“The formation of Acamar’s egg, and the nature of it, became known to us amidst a chain of critical juncture decisions regarding our own growing bad relationship with the Pan-Galactic Imperium. There was a new, yet already true, energy function of spacefield. The stillness which transmits and transforms, a transition so complex yet essential that it is everywhere as itself in a variety as deep as only a living being can possess… that’s one way to describe a dragon, this dragon. And while this description was as yet unembodied, we were one of the forces called to this egg, a part of the universe that told it what it was becoming.”

“We used the egg,” said Uixtr, “in agreement with its nature, and its first eight.” Soleil understood this phrase meant the dragons that nurtured a new dragon into existence via something called an egg.

“In this way, our means accomplished enough that we have moved our plans forward. As have they,” said Aelrn, referring to those first eight. “The Signalman has aligned us well.” Soleil also observed Dragon Food, solidly listening as though none of this was a surprise.

“This is the war,” said the Princess. The war that they had told her was coming. They had contacted her. She was recognizing them, though there were some as yet unknown. The Kao-Sidhe had spoken of friends they wished her to meet, unlike those she knew. Those who could manage war were at home. She was here. “Already, there are losses.”

“Already, there have been. But people agree,” continued Aelrn, “that the hatching event was unsettling. Even though many have been furiously incensed by the Magus regime – and human behavior in general – we do not see ourselves as being tolerant of cooperative egregious mass murder.” Aelrn mastered a struggle. “We have actually been concerned that was more a trait of your kind. This was the way before us that could accomplish everything. If you want to know why, you will have to wait for that explanation. That will take more time.”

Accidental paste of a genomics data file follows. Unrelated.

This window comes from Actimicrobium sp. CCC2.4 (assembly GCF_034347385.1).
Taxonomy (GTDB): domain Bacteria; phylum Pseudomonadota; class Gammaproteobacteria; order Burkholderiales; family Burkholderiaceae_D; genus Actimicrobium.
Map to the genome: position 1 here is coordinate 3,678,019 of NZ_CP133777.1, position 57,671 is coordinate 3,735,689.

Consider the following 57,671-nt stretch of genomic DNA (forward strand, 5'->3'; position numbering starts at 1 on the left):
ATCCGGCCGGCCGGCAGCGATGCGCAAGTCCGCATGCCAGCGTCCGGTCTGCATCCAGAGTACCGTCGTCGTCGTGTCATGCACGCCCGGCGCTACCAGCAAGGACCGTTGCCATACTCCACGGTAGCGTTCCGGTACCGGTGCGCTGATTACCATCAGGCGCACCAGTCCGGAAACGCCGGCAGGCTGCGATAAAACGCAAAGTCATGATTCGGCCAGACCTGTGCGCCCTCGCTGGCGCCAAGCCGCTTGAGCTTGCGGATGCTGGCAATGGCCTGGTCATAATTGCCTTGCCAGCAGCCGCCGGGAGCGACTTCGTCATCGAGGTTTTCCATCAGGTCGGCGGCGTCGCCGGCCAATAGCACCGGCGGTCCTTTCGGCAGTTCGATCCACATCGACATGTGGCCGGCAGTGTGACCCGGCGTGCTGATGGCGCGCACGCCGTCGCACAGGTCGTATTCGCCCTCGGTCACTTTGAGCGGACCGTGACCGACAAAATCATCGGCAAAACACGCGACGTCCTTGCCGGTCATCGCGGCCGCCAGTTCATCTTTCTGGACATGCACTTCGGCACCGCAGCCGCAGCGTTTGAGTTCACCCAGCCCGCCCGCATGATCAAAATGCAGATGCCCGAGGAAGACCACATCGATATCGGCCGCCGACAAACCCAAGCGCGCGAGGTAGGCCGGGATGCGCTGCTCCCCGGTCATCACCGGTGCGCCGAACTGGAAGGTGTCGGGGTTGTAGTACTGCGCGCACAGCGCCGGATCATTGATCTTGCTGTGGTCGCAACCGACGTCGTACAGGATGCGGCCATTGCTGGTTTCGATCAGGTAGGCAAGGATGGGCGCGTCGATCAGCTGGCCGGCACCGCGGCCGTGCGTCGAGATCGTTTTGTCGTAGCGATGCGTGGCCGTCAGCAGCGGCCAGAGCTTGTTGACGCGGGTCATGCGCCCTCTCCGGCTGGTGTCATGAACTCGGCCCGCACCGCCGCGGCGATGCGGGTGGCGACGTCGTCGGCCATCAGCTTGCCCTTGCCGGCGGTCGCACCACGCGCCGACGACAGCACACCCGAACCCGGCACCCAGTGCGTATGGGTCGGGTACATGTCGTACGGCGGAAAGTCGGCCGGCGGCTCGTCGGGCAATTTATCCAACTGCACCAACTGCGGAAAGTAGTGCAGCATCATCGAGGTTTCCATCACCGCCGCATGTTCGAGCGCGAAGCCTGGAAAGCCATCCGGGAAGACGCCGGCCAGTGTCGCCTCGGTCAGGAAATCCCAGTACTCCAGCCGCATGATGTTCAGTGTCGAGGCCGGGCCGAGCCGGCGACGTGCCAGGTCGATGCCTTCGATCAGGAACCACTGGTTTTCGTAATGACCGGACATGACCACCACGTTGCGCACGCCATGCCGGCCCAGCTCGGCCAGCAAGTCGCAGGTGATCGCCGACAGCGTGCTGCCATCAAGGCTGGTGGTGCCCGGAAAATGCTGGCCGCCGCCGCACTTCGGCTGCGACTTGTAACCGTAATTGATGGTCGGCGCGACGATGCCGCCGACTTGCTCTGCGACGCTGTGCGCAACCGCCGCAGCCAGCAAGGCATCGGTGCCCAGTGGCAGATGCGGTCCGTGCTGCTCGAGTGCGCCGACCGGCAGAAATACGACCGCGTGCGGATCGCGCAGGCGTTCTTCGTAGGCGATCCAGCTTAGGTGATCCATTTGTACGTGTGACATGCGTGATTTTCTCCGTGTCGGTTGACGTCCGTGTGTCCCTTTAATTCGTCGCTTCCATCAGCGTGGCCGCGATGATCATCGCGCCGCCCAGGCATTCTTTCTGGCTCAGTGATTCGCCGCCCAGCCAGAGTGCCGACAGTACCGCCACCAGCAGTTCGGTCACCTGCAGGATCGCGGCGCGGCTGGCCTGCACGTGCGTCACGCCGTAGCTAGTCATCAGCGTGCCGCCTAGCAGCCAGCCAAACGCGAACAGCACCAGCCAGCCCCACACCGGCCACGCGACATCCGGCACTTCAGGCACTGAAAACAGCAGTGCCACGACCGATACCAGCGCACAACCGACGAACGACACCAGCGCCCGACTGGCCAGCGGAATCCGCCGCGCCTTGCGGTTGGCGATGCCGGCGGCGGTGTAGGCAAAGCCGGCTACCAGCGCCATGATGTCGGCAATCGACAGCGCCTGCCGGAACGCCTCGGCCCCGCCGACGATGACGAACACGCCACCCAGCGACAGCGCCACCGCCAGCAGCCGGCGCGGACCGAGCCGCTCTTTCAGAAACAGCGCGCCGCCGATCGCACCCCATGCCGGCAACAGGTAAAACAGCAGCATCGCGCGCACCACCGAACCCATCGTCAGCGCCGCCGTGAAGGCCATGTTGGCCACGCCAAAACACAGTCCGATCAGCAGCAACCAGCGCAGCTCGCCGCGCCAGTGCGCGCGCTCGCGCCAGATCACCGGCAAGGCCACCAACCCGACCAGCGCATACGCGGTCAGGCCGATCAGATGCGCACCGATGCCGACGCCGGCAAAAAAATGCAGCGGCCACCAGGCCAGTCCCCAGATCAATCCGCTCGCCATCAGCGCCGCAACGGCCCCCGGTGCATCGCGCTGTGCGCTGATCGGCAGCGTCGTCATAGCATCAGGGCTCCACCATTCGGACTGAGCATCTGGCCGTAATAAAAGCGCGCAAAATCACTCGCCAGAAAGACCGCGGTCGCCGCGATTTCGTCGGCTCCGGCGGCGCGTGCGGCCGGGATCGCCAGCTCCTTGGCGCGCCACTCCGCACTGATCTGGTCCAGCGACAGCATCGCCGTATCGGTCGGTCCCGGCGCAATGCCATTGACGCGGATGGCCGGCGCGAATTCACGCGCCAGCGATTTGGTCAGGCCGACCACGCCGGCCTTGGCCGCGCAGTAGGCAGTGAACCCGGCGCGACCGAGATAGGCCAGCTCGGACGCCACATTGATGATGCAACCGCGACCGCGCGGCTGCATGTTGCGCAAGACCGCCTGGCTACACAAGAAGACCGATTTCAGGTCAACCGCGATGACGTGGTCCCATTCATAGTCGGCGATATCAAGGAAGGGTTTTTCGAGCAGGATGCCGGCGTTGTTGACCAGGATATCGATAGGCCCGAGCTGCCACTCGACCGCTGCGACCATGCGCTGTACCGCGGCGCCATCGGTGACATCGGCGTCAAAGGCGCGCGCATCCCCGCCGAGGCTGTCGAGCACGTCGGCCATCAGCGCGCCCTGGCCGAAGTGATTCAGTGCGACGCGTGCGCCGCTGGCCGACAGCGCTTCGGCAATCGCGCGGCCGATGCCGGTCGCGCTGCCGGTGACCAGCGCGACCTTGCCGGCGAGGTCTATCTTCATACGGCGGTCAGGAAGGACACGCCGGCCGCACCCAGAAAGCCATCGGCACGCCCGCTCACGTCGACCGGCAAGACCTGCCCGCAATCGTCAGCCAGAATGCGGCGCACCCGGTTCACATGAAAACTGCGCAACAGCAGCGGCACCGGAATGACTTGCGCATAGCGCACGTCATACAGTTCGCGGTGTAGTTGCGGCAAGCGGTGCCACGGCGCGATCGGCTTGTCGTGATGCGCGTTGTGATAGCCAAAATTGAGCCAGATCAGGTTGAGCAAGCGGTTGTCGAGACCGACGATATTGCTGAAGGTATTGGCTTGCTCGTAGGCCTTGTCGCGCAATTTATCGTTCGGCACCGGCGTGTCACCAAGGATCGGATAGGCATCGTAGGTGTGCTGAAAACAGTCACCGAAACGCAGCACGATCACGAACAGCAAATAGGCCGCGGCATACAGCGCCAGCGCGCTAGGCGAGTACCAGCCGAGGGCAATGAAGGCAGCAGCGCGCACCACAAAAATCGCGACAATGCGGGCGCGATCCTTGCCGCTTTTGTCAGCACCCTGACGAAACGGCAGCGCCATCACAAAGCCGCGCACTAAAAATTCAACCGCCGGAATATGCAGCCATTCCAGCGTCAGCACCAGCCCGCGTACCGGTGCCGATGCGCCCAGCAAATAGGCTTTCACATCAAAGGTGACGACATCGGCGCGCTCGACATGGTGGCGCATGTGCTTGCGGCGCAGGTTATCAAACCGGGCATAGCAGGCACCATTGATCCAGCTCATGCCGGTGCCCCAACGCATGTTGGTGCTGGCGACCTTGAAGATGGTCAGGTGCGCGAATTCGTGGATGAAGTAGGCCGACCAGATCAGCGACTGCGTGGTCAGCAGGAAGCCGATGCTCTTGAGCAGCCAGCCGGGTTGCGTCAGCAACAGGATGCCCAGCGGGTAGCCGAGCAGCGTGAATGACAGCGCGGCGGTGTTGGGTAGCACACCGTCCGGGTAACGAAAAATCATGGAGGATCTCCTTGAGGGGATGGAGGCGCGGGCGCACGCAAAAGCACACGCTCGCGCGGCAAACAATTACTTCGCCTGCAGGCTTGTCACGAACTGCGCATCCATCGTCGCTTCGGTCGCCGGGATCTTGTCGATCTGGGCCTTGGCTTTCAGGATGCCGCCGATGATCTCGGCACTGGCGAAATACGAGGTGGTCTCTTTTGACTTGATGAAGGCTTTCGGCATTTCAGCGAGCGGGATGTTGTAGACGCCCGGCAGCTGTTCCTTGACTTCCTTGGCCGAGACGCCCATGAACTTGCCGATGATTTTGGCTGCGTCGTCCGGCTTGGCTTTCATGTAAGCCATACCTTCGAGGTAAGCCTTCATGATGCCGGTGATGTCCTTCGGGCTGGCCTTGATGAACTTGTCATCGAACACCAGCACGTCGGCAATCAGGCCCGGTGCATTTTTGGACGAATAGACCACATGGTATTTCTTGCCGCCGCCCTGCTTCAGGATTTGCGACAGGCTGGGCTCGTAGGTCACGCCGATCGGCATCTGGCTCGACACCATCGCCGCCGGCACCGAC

Uixtr picked up the thread. “We were a part of Acamar’s formative phase, and now you know we were causative in the Photuris Vortex Slaughter. Only the most necessary mandates of existence, the truest requirements of the universe result in dragons. This was the way it all happened. While the event was strictly military, we’re still not entirely happy about it. You should know that as well. Retaliative anger is expected, and that does not make anything easier.”

Aelrn resumed. “We have not been entirely pleased to know you humans, and not all of us are convinced of your sapience.” A short distance away, Raev Sturlusson was speaking with the host in Vedani language. “But because we believe we are related, we do what we can in order not to simply kill. Though some of our friends would like to, and still may.”

Scion Princess Soleil had seen her grandmother, the Queen, receive unfavorable news with little more disturbance than a cool breeze, and then from the power of her office create inarguable change. The court of an Imperium was no fencer’s brawl, even when it was. The creation and maintenance of a stable reality was mainly a matter of underpinnings, regardless of any dramatic redecoration. Soleil breathed it all in like a scent on the wind, and as she’d seen the Queen do, moved onto a more favorable topic for the moment, briefly closing discussion on the previous. “Would you like to know what I thought of the Sea Voice?” Uixtr and Aelrn adjusted their postures to listen, and Dragon Food remained intent upon their exchange.